posted by Paul Slade at 9:07 AM on February 22, 2012


It seemed wrong for the keel to be swung the wrong way completely out of the water with the boat heeled over, but this thing is a flying canting keel, far from a proven/reliable technology. A previous Hugo Boss was lost in 2006.
posted by morganw at 9:19 AM on February 22, 2012 [1 favorite]


Oh, wow. I was unfamiliar with flying canting keels. I was wondering how the keel was at that angle and was about to try and find drawings to see if it had some kind of weird-assed double keel or something. That's neat. Freaky new technology, but neat.
posted by rmd1023 at 9:20 AM on February 22, 2012


Nope, but Hugo Boss admired Hitler and made uniforms for Nazis using prison labor, and the company more or less has decided it does not want to acknowledge its role in that part of Germany's history. Great ad, though.

They do actually acknowledge it, though. Calling them the "Nazi uniform people" is just as stupid as calling Volkswagen (or General Motors, for that matter) the "Nazi car people" or IBM the "Nazi computer people" or Coca-Cola the "Nazi soda people".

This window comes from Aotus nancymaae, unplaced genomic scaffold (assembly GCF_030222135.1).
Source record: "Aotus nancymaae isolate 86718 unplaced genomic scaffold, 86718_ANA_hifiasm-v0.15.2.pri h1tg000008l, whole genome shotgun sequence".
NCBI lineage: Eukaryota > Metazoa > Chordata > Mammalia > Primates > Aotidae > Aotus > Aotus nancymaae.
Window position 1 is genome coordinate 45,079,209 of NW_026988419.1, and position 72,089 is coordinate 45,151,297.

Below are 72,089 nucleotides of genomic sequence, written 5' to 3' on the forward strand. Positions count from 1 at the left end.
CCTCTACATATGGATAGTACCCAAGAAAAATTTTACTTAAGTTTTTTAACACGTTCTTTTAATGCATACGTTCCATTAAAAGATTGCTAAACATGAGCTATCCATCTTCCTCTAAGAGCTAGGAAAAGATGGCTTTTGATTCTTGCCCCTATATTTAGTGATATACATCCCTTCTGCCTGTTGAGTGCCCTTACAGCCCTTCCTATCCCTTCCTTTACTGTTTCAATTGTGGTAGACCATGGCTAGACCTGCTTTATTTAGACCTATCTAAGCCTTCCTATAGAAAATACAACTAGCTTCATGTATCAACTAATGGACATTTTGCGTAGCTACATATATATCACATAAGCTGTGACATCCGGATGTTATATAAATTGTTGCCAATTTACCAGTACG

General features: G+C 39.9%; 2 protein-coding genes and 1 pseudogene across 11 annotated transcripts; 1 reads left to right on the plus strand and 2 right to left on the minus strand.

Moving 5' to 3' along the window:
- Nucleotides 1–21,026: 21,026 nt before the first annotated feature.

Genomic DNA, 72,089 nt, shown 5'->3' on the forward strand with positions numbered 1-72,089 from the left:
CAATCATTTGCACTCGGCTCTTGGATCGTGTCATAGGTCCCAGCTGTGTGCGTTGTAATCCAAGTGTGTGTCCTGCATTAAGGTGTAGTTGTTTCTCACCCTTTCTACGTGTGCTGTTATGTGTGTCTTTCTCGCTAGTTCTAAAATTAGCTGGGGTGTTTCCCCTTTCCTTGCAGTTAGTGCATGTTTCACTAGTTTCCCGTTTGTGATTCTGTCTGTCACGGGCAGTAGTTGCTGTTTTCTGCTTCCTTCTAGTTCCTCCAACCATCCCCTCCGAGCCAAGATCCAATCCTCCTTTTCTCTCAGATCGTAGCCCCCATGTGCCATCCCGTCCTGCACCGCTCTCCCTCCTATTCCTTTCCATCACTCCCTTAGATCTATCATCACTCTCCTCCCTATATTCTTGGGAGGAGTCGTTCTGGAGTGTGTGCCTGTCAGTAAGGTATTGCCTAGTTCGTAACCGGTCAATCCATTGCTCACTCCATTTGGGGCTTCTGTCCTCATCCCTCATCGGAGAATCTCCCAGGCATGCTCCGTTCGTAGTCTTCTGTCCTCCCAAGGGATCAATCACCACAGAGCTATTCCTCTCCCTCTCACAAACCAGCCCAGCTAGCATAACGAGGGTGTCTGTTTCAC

posted by cmonkey at 9:34 AM on February 22, 2012 [5 favorites]


54 second mark, calmly check cuffs, tie - Robert Palmer style.

Seriously, made the entire thing for me.
posted by fake at 9:38 AM on February 22, 2012


This might make sense if they were doing it for fun. If they're making an ad, why the hell wouldn't they build it with Photoshop? The answer that jumps to my mind is that is that it's cheaper and faster to pay some idiot to do it than to make it with CGI.

Authenticity counts for a lot. Any two-bit hack could 'shop that photo. [exaggerated yawn] Why stop there? As long as you're 'shopping, you might was well add a beautiful half-naked model, a shark, and an explosion. In 3D. [yawn]